By: Lía Fiol-Matta, Esq. and Ty Hyderally, Esq.
In this day and age in which the controversial issue of systemic racism is widely discussed and analyzed, a decision announced a few days ago by a federal appeals court will likely be a matter of much debate. In a 2-1 decision on September 21, 2020, the Second Circuit Court of Appeals, based in New York, affirmed the dismissal of a lawsuit claiming that a company’s refusal to hire individuals with criminal felony convictions has a discriminatory impact on applicants who are Black because they are arrested and incarcerated at rates higher than Caucasians relative to their share of the national population.
In 2017, George Mandala (“Mandala”) and Charles Barnett (“Barnett”), both African American, were offered jobs with NTT Data, Inc. (“NTT”), a global information technology services provider. After they each received job offers, NTT withdrew the offers of employment upon discovering, pursuant to routine background checks, that Mandala and Barnett had felony convictions. NTT justified their decisions by merely stating that it had a policy of not hiring individuals with felonies on their records.
Mandala and Barnett sued NTT on the basis that the company’s hiring practices violated Title VII of the Civil Rights Act of 1964, 42 U.S.C. § 2000e et seq., as amended, which prevents employers from discriminating against employees or job applicants based on race, color, religion, sex, or national origin, as well as several New York antidiscrimination laws. Mandala and Barnett argued that national statistics, which they used as evidence to support their claims, show that African Americans are arrested and incarcerated more than Caucasians in the national population. They further argued that employers tend to put more weight on criminal history for African American candidates as opposed to Caucasian candidates.
The lower federal district court granted NTT’s motion to dismiss the complaint in 2019 for failure to state a claim, holding that the statistics failed to show a relationship between the pool of NTT applicants who are Caucasian versus African American and their respective rates of felony convictions. The court also declined to exercise supplemental jurisdiction over the state law claims.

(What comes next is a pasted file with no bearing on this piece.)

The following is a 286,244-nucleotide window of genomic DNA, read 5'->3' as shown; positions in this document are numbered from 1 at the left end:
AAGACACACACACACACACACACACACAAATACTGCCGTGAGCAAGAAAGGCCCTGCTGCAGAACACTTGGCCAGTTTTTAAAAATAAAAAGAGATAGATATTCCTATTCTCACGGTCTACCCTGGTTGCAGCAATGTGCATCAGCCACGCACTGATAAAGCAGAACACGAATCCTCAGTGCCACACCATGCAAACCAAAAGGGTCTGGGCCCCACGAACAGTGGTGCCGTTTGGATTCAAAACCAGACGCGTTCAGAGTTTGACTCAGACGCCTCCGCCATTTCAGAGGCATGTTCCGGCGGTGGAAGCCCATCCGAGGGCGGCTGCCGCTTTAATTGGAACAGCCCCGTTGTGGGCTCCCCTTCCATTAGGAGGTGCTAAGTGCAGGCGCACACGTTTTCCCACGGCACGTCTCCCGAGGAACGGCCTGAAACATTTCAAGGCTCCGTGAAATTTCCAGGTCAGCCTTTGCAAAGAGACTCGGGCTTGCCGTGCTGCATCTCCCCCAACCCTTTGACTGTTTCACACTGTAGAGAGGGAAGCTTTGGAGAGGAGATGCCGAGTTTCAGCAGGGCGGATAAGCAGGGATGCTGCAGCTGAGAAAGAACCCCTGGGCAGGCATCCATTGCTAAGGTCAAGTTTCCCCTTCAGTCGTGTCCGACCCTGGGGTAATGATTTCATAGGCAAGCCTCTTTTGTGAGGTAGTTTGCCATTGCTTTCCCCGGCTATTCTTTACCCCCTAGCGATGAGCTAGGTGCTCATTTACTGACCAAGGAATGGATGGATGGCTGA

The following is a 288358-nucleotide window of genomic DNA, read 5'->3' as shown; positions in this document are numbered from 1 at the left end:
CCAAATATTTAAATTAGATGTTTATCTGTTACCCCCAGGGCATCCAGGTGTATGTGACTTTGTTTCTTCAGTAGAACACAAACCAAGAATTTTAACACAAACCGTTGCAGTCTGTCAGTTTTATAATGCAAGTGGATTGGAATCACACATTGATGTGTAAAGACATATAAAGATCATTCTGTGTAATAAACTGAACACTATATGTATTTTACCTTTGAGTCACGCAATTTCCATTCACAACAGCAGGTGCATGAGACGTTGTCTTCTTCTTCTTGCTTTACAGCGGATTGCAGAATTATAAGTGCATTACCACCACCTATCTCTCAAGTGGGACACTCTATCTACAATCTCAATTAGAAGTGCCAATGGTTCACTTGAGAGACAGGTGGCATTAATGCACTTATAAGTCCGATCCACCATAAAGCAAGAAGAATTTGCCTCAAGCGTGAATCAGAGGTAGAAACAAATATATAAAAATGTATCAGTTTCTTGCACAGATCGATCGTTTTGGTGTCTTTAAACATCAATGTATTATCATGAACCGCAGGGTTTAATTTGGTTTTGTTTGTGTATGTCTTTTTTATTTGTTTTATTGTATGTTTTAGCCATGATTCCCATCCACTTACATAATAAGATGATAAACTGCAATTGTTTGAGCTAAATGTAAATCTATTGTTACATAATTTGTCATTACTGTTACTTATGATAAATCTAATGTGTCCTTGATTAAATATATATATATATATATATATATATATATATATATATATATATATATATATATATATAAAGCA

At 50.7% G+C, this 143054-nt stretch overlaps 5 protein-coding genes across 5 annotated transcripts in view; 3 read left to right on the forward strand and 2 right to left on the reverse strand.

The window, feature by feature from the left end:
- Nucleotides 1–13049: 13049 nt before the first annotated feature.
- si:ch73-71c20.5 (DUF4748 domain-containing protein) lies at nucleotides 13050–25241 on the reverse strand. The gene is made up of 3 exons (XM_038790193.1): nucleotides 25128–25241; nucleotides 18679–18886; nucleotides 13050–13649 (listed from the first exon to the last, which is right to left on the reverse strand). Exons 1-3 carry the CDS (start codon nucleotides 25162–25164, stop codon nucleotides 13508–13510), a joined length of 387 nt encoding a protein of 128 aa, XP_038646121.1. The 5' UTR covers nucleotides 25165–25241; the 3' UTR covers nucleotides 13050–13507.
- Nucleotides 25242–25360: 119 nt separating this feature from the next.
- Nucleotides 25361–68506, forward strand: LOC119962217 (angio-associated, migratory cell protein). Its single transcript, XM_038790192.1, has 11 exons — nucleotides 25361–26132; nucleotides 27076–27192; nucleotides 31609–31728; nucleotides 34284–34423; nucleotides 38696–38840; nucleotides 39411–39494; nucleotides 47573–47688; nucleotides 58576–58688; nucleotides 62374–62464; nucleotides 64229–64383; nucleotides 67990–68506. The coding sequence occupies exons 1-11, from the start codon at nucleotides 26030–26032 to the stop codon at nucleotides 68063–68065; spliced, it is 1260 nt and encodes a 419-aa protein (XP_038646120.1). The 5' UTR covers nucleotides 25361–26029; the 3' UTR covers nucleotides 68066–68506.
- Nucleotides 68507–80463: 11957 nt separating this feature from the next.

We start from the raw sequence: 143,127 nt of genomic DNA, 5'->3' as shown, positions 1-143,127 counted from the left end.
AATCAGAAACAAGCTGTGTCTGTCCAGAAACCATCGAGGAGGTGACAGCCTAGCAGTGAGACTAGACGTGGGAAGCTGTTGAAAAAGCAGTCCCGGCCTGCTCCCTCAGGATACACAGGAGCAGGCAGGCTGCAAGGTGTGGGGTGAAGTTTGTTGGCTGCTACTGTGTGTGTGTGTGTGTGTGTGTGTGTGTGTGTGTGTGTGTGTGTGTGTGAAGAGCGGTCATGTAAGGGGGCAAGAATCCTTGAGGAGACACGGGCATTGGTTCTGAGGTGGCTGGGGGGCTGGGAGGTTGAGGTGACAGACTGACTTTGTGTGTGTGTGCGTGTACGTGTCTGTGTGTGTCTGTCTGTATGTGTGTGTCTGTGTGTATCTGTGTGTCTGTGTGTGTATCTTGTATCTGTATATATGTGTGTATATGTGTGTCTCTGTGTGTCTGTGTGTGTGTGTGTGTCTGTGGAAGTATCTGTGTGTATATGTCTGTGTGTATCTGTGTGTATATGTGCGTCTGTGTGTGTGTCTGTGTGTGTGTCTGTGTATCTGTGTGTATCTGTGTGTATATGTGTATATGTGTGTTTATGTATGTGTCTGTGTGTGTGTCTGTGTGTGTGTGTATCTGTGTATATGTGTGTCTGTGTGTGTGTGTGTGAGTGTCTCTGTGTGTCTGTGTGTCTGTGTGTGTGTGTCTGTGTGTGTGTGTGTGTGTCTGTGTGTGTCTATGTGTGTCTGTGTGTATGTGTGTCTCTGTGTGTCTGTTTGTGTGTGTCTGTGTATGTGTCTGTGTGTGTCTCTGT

In Mandala v. NTT Data, Inc., No. 19-2308 (2d Cir. 2020), U.S. App. LEXIS 29985, the split Second Circuit Appeals panel, comprised of two President Trump appointees in the majority and a dissenting President Clinton appointee, affirmed the dismissal of Mandala and Barnett’s lawsuit, holding that no evidence existed that the national incarceration statistics represented the job applicant pool at NTT. “In fact, because the complaint indicates that the positions that plaintiffs applied for require certain educational and technical credentials, there is good reason to think that these national statistics are not representative of the qualified applicant pool,” the appeals court said in an opinion by Judge Richard J. Sullivan. He continued stating that it is a mistake to presume that population-level statistics describe with accuracy subgroups of the population, adding: “A simple example of this pitfall would be to apply national height averages to certain subgroups of the population, say NBA players or horse-racing jockeys.” Judge William J. Nardini joined the opinion.
Judge Denny Chin dissented, opining that the District Court’s dismissal of the complaint should be vacated because it held the plaintiffs to a higher standard for a motion to dismiss under Federal Rule of Civil Procedure 12(b)(6). Chin posited that Mandala and Barnett’s reliance on national data was proper and the District Court’s conclusion otherwise was “premature.” The judge added that those statistics “are a logical starting point for a disparate impact analysis, as plaintiffs are alleging a national impact.” Judge Chin noted that neither Mandala nor Barnett was given the opportunity to explain their convictions, rehabilitation or post-conviction conduct.
If you are concerned about the effect of a criminal background check on your current employment or employment prospects, know that the main law that governs criminal background checks is the Fair Credit Reporting Act, 15 U.S.C. § 1681 et seq. (“FCRA”), which applies to both credit reports and criminal background reports. If an employer fires or demotes an employee, or refuses to hire a job applicant, based on the information contained in a background report, the employer must first inform the employee or applicant that a background check will be conducted and must provide the individual with a copy of the report along with a notice of the individual’s rights under the FCRA.
If you have questions on your rights under the FCRA or if you are concerned about racial discrimination in the workplace, you may contact our office.
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